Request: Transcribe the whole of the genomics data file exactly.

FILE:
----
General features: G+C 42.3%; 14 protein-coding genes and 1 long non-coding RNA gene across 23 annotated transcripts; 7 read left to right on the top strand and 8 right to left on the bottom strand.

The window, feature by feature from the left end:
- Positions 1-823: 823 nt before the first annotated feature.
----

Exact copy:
General features: G+C 42.3%; 14 protein-coding genes and 1 long non-coding RNA gene across 23 annotated transcripts; 7 read left to right on the top strand and 8 right to left on the bottom strand.

The window, feature by feature from the left end:
- Positions 1-823: 823 nt before the first annotated feature.